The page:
The phenomenon has such an effect on the market that it’s officially referred to as the “Dr. Oz Effect.” When such big name personalities speaking authoritatively on any given health trend, persuaded consumers become exposed to both beneficial health trends & scam artists alike.
These scams are often presented as “breaking news” sites, complete with fictional staff writers, celebrity endorsements (namely, Oprah and Dr. Oz), and supporting scientific data. The extensive, slick and shiny copy dedicated to these deceiving ads truly are a work of art & showmanship.
In 2009, the acai craze blew up, provoking the FTC to investigate the overwhelming complaints of “deceptive advertising and billing practices.” The initial investigations revealed over 2,800 complaints for various products in circulation since 2007.
This lead to the revelation of one of the most infamous digital hustlers, Jesse Willms, and his company Just Think Media, which used negative option billing to accumulate over $100 million in revenue in 2009.
(Fun Fact: Jesse Willms turned 22 that year.)
Public exposure of his bogus “free offers” resulted in a settlement order, banning Willms from using the negative option and a suspension of over $359 million.
Unfortunately, the restrictions against Just Think Media left only a small dent in the growing industry. As of now, the cyberspace is still very much new territory, lending plenty of wild terrain to the Jesse Willms of the world to grift on by.
Notorious Autoship Scammers
|Just Think Media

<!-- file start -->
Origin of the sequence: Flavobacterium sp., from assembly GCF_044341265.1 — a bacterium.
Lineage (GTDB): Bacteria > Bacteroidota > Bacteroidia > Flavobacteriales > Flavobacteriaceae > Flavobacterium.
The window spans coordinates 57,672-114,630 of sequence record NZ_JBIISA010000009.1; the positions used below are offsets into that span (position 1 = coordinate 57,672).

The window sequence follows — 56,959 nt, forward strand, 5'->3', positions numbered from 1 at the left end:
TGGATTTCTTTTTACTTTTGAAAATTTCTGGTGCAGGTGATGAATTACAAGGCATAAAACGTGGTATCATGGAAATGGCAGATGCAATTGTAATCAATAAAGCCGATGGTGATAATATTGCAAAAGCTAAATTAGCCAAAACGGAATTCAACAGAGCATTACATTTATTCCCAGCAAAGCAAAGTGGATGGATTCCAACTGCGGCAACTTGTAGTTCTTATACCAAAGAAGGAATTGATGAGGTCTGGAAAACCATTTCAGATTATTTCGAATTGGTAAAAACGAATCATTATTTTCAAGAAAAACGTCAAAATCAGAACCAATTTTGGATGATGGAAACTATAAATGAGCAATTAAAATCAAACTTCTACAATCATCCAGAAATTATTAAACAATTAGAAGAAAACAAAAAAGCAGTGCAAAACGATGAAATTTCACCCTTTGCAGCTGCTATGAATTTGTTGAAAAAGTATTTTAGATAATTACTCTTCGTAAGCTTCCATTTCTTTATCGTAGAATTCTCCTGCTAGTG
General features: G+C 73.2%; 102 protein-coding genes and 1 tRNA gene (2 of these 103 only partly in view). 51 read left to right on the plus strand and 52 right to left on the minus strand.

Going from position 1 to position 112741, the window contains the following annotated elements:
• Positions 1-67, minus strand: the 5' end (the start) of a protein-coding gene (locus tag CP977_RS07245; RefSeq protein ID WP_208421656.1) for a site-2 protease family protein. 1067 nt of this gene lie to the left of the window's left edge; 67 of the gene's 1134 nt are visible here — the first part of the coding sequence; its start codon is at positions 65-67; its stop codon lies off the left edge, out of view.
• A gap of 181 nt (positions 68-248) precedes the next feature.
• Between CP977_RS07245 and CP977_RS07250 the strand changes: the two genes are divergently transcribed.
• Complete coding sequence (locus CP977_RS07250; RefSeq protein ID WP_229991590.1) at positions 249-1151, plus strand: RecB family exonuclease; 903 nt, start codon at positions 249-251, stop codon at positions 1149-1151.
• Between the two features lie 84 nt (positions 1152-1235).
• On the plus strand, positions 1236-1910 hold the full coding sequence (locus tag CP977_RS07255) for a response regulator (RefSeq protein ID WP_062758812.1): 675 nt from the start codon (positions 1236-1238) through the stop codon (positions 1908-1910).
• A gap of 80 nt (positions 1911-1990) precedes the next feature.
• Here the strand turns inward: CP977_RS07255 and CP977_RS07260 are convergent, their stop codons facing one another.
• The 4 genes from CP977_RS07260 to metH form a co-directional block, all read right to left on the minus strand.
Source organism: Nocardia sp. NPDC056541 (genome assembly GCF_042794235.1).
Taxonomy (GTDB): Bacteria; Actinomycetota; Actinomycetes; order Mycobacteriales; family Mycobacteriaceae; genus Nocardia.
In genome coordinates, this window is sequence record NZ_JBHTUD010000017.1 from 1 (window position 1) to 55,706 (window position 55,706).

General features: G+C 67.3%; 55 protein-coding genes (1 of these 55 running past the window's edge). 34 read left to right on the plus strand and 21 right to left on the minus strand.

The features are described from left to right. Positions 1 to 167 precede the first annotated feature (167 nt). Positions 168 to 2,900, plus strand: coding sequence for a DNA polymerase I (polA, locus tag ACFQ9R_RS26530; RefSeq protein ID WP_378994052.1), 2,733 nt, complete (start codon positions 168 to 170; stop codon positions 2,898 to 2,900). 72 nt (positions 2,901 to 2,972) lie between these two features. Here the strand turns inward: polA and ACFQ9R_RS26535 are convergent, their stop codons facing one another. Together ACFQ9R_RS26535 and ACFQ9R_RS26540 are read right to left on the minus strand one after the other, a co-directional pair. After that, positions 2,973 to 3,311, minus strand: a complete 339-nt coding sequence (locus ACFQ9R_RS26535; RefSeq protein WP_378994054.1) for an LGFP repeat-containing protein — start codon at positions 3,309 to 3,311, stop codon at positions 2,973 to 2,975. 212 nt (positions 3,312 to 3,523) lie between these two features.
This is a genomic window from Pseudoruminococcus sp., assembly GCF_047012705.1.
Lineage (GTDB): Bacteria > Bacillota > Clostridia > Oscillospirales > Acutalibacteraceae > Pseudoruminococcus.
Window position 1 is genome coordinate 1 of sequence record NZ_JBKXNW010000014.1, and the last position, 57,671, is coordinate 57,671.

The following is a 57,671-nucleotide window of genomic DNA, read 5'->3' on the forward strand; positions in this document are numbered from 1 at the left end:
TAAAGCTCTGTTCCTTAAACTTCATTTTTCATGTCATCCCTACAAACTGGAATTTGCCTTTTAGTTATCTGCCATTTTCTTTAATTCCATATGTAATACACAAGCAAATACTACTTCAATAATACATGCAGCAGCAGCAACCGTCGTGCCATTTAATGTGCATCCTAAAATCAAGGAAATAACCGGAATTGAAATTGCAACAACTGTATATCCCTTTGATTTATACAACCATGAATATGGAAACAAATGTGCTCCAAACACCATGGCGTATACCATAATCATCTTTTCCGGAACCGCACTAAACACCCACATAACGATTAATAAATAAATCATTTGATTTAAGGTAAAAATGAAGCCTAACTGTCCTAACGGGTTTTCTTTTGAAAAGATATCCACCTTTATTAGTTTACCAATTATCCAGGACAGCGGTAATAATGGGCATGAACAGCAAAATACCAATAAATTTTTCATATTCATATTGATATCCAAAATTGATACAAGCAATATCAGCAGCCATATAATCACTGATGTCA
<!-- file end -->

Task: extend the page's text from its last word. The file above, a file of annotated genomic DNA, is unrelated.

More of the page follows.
|Multiple health products
|$359 million fine
|Healthy Choice Labs
|Simply Garcinia Cambogia
|Class action settlement (suspended)
|Multiple Acai products
|$1.5 million refund, $600k fine
|Health Formulas LLC
|FTC’s (First) ROSCA lawsuit
|BunZai Media Group;
|Restraining order on operations
|Atlantic Coast Media
|Class action settlement
|RNR Media LLC
|$438 million+ fine
|Big Fish Games
|Class action settlement
How to Identify a Scam Artist
First and foremost, any standalone “Free Offer” on a supplement or nutraceutical is an immediate red flag. Most legitimate supplement and nutrition retailers usually offer free samples in conjunction with or as a bonus to separate purchases.
However, if the offer still entices you, here’s how to safeguard your hard-earned money:
- Read the fine print. The Billing Agreement segment should reveal any negative option subscription policies. If the “Terms & Agreement” link is hard to find, then odds are you’re dealing with a scam.
- Call the toll-free number. Ask questions. If there isn’t a number, then odds are you’re dealing with a scam.
- Do the research. If there’s a named writer for the product’s ad, Google the name (for instance, the fake “Helen Crisell” is a commonly used “staff reporter”—an imitation of BBC’s Ellie Crisell). The Better Business Bureau (bbb.org) is a great resource to check for complaints against a company.
- Uncheck pre-checked boxes. A great practice in general to avoid unwanted subscriptions and policies.
- Monitor your bank statements. Keep tabs on your credit card purchases. Be ready to dispute a charge if its unwarranted.
Ultimately, follow your intuition. If the deal seems too good to be true, then, well… it is.
Don’t be embarrassed to admit to yourself and others if you do fall victim to an autoship scam. Every month, thousands of people trying to better their lives lose money to “FREE, no-risk” offers.
If you’re one of the lucky many caught in an unrelenting auto-shipment, contact your credit card company and dispute the charges. Work with them on blocking the subscription and potentially taking back your stolen money.